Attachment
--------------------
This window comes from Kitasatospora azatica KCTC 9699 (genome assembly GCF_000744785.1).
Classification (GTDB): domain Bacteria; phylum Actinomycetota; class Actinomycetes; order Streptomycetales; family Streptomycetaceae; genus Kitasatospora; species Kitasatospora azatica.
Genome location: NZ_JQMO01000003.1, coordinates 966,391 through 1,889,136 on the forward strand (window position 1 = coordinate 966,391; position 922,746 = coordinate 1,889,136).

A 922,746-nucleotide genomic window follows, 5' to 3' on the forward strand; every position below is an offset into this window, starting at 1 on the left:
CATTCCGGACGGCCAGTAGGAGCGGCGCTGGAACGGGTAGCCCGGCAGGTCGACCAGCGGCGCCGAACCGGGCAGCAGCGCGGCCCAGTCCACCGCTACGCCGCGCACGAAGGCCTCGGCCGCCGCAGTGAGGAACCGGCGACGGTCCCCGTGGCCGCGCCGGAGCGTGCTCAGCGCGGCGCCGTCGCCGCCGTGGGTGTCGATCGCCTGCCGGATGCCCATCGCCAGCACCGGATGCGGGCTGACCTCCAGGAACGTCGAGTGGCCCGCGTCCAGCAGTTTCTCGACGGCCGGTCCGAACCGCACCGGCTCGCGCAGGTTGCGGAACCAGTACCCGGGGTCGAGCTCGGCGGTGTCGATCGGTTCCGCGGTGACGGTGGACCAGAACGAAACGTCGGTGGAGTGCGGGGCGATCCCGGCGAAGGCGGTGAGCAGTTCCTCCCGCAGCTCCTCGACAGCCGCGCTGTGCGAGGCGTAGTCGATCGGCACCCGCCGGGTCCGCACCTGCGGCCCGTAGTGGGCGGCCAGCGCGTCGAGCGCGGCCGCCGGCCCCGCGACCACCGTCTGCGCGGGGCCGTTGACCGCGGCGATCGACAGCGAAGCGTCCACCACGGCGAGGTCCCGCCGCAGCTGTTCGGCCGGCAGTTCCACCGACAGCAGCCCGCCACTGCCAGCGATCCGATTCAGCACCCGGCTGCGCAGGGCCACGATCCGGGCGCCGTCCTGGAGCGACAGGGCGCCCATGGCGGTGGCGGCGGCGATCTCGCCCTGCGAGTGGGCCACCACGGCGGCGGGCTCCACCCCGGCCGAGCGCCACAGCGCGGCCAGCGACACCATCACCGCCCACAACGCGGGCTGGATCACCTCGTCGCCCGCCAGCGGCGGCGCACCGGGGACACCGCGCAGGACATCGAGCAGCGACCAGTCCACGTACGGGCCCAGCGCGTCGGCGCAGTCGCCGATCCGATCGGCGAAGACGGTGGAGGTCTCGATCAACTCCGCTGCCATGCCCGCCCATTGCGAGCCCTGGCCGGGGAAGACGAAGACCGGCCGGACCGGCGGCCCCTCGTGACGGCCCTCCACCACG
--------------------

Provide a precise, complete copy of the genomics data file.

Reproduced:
This window comes from Kitasatospora azatica KCTC 9699 (genome assembly GCF_000744785.1).
Classification (GTDB): domain Bacteria; phylum Actinomycetota; class Actinomycetes; order Streptomycetales; family Streptomycetaceae; genus Kitasatospora; species Kitasatospora azatica.
Genome location: NZ_JQMO01000003.1, coordinates 966,391 through 1,889,136 on the forward strand (window position 1 = coordinate 966,391; position 922,746 = coordinate 1,889,136).

A 922,746-nucleotide genomic window follows, 5' to 3' on the forward strand; every position below is an offset into this window, starting at 1 on the left:
CATTCCGGACGGCCAGTAGGAGCGGCGCTGGAACGGGTAGCCCGGCAGGTCGACCAGCGGCGCCGAACCGGGCAGCAGCGCGGCCCAGTCCACCGCTACGCCGCGCACGAAGGCCTCGGCCGCCGCAGTGAGGAACCGGCGACGGTCCCCGTGGCCGCGCCGGAGCGTGCTCAGCGCGGCGCCGTCGCCGCCGTGGGTGTCGATCGCCTGCCGGATGCCCATCGCCAGCACCGGATGCGGGCTGACCTCCAGGAACGTCGAGTGGCCCGCGTCCAGCAGTTTCTCGACGGCCGGTCCGAACCGCACCGGCTCGCGCAGGTTGCGGAACCAGTACCCGGGGTCGAGCTCGGCGGTGTCGATCGGTTCCGCGGTGACGGTGGACCAGAACGAAACGTCGGTGGAGTGCGGGGCGATCCCGGCGAAGGCGGTGAGCAGTTCCTCCCGCAGCTCCTCGACAGCCGCGCTGTGCGAGGCGTAGTCGATCGGCACCCGCCGGGTCCGCACCTGCGGCCCGTAGTGGGCGGCCAGCGCGTCGAGCGCGGCCGCCGGCCCCGCGACCACCGTCTGCGCGGGGCCGTTGACCGCGGCGATCGACAGCGAAGCGTCCACCACGGCGAGGTCCCGCCGCAGCTGTTCGGCCGGCAGTTCCACCGACAGCAGCCCGCCACTGCCAGCGATCCGATTCAGCACCCGGCTGCGCAGGGCCACGATCCGGGCGCCGTCCTGGAGCGACAGGGCGCCCATGGCGGTGGCGGCGGCGATCTCGCCCTGCGAGTGGGCCACCACGGCGGCGGGCTCCACCCCGGCCGAGCGCCACAGCGCGGCCAGCGACACCATCACCGCCCACAACGCGGGCTGGATCACCTCGTCGCCCGCCAGCGGCGGCGCACCGGGGACACCGCGCAGGACATCGAGCAGCGACCAGTCCACGTACGGGCCCAGCGCGTCGGCGCAGTCGCCGATCCGATCGGCGAAGACGGTGGAGGTCTCGATCAACTCCGCTGCCATGCCCGCCCATTGCGAGCCCTGGCCGGGGAAGACGAAGACCGGCCGGACCGGCGGCCCCTCGTGACGGCCCTCCACCACG